Q: How do you believe this work will change the teaching profession in Charlotte-Mecklenburg Schools, and your future in the profession?
A: My dream is that we actually do such a good job with this that in a year or two, CMS will want to replicate this idea everywhere else. But that also we will know by then what the best way to do this is. And the qualities we need to find and grow in people to do this well. I’d really like to be involved in that expansion.
I’m hoping that a year or two from now, students will be doing better, that teachers will be happier doing their jobs, and that positions we created will attract people, retain the best teachers here, and get to the point where the three benefits—creating avenues for excellent teachers, serving students better, helping developing teachers—will be a reality.
This year, we had zero vacancies in math. That’s unheard of. Math is always the hardest subject to staff, and we’re always scrambling to find people in the summer.
I just feel so sure that this is really a great way to move education forward that we haven’t thought about. Or something we just thought about, but never did. Like one of those “wouldn’t it be cool if … ” statements. We’re bringing that to a reality.
I spent two years teaching in a diverse, high-poverty school on the northwest side of Chicago. And I was fortunate enough to say that even with the incredible growth my students showed in my classroom—in my second year, students averaged more than four years of growth—I was not the best teacher in the building.
On the contrary, I worked with teachers who were simply amazing—who had dedicated five to 10 years to this profession, who made strong gains with their students every year, and who served as models for me. They knew how to develop supportive relationships with parents and work with peers collaboratively in ways I was just beginning to understand.
Most of the excellent teachers were founding members of the school, and were extremely invested in it and the students whom they watched grow from kindergarteners to middle-schoolers.
But after giving five years of 14-hour workdays in a high-stakes environment with high expectations and little reward, all of the best teachers, one by one, left during my two-year tenure there.
I was shocked.
My school was high-performing, had fearless leadership, great parents, and terrific support.
And still, I witnessed a mass exodus of the highest-performing teachers I’d ever met, from a strong community of teachers and students.
They felt completely burned out and undervalued. They saw a stark choice between doing what they love and pursuing a sustainable future—starting families, buying homes, and moving up in their careers.
Through my job now at Public Impact, I’ve been working for the past year with school design teams of teachers in the Charlotte-Mecklenburg system. When we first started working with these teachers, they were not thinking about career advancement within the classroom or being paid more in a financially sustainable way over a whole career.
When we asked them to think about new school models, many of them were immediately wary, uneasy about accepting the task of thinking outside the box to redesign their school and trusting that their ideas could influence the decision-makers to make positive change.
All of this made me wonder—how do we ask that of teachers who have spent their careers trying to find ways to reach students within the confines of a system beyond their control?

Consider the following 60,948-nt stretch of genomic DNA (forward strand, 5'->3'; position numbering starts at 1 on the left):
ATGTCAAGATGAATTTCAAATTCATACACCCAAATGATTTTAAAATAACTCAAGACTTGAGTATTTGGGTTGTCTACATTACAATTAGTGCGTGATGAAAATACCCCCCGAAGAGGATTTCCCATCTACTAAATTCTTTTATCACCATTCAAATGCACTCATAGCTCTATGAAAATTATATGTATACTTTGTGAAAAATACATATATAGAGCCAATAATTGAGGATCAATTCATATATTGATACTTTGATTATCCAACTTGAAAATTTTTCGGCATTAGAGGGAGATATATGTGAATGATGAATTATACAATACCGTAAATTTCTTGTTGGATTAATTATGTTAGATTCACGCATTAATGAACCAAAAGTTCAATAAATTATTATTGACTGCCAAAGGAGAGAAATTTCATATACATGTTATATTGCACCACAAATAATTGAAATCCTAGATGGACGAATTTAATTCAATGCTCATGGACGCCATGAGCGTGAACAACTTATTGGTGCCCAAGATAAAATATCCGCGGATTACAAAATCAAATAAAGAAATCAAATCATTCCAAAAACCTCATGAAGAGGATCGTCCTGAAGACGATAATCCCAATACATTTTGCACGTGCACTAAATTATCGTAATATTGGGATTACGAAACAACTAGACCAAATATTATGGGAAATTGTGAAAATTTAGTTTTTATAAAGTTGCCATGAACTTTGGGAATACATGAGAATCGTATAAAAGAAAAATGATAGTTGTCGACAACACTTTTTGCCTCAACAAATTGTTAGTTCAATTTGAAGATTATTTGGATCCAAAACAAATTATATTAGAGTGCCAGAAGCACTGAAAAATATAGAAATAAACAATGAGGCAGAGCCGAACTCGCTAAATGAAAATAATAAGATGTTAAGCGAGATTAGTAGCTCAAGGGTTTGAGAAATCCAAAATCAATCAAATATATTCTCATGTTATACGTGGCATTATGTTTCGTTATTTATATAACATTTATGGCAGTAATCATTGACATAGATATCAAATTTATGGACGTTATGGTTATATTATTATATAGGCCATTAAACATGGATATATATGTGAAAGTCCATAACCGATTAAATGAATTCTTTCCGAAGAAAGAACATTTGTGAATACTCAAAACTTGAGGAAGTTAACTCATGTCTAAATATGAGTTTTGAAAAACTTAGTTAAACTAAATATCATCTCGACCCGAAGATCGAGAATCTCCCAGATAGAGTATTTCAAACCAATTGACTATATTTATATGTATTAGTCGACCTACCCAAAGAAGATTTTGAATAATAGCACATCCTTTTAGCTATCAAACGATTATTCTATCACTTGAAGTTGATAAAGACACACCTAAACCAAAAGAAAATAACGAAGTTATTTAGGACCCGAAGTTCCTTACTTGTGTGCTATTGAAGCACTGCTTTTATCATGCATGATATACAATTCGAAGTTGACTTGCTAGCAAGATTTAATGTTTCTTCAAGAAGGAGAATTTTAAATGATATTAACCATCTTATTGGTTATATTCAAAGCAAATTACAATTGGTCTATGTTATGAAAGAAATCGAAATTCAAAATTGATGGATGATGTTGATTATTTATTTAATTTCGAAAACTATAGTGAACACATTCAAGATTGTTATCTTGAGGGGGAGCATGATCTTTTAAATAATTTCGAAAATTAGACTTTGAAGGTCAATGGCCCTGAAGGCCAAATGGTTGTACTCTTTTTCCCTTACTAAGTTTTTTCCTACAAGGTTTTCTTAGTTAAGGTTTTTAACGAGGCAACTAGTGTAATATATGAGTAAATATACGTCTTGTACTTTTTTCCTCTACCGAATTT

That’s when we realized that as much as we must communicate the students’ urgent need for more excellent teachers, we must also communicate the huge sense of urgency we feel to change the teachers’ profession—because opportunities for teachers mean opportunities for students.
Through that lens, the co-directors of Public Impact asked what resonated most for me about our Opportunity Culture initiative and what I thought would make other teachers who were excellent or striving for excellence receptive.
Here’s what I told them: As a teacher, I would love for someone to ask me to imagine what it would be like to work in a place that ensures that all teachers have the chance to improve their craft, and be rewarded for getting better; a place that lets all teachers make the best use of their talents by focusing their time and energy on parts of their job that they do best; a place that lets great teachers multiply their impact by giving more students access to their teaching for more pay; and a place that offers excellent teachers leadership roles that are not far removed from students.
I would love for someone to ask me to imagine being part of a profession that recruits the best and the brightest, and has a reputation for developing and retaining top talent through all of these opportunities, plus salaries that can compete against those of doctors, lawyers, and engineers. Essentially, this means asking teachers to imagine a profession that, rather than being laden with things that keep people from becoming a teacher, is full of hard-to-refuse opportunities. That would make me want to say, “Yes. How?!” and set me up to be more receptive to the models we propose.
I truly believe that this kind of job, with this kind of potential for career advancement and higher pay, is the only thing that would have kept all of those great teachers in my school.
And this is the kind of profession I want to look forward to when I go back into the classroom.
Great teachers deserve this profession, and they have every right to imagine it, want it, and watch it become reality.
And so—what if we invested in the ingredient that has always made the difference, through endless reforms that focused on everything else: excellent teachers?
Jiye Grace Han was a 2011 national finalist for the Sue Lehmann Award for Excellence in Teaching, Teach For America’s highest honor.